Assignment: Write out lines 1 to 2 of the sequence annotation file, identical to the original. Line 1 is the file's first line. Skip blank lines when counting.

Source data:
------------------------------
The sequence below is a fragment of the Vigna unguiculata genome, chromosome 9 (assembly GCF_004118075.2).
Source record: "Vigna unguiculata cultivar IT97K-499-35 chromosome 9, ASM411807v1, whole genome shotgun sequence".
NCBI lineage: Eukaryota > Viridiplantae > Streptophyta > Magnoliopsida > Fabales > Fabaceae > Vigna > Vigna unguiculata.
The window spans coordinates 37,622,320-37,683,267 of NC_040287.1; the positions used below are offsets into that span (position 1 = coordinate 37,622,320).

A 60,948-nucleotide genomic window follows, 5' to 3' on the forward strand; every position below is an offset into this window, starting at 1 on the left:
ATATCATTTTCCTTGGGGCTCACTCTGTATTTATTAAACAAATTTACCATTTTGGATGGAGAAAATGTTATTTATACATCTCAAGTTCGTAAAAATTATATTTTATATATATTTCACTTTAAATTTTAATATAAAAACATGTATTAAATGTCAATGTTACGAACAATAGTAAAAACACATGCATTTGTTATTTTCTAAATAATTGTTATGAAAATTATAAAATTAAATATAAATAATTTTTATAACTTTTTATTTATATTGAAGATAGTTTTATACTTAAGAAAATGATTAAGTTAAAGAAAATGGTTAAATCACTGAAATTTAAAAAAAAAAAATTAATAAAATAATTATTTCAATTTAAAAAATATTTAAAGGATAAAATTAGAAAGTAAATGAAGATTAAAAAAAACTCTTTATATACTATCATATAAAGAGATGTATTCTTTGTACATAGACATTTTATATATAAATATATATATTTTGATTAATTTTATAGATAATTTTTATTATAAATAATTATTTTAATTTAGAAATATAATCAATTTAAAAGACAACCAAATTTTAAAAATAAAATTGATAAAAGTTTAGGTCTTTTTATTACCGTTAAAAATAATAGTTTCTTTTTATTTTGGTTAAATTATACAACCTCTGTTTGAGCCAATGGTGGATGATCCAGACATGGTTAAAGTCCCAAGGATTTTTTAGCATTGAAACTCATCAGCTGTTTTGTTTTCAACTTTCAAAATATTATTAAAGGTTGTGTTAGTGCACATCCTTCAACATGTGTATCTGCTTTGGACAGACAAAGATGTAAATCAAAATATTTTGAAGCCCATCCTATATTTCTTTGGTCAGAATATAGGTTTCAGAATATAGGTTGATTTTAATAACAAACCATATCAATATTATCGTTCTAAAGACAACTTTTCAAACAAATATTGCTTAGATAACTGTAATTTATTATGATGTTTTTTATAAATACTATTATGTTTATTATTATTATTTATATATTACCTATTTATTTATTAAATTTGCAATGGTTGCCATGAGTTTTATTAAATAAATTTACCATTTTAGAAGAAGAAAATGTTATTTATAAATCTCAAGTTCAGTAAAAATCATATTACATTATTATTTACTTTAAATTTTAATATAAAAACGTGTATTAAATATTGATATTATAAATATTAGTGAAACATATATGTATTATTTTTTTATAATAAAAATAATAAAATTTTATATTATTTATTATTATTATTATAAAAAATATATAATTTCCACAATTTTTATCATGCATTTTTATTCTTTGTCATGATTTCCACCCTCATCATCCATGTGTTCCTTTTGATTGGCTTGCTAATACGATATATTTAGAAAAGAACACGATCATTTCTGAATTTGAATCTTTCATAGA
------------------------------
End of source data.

The sequence below is a fragment of the Vigna unguiculata genome, chromosome 9 (assembly GCF_004118075.2).
Source record: "Vigna unguiculata cultivar IT97K-499-35 chromosome 9, ASM411807v1, whole genome shotgun sequence".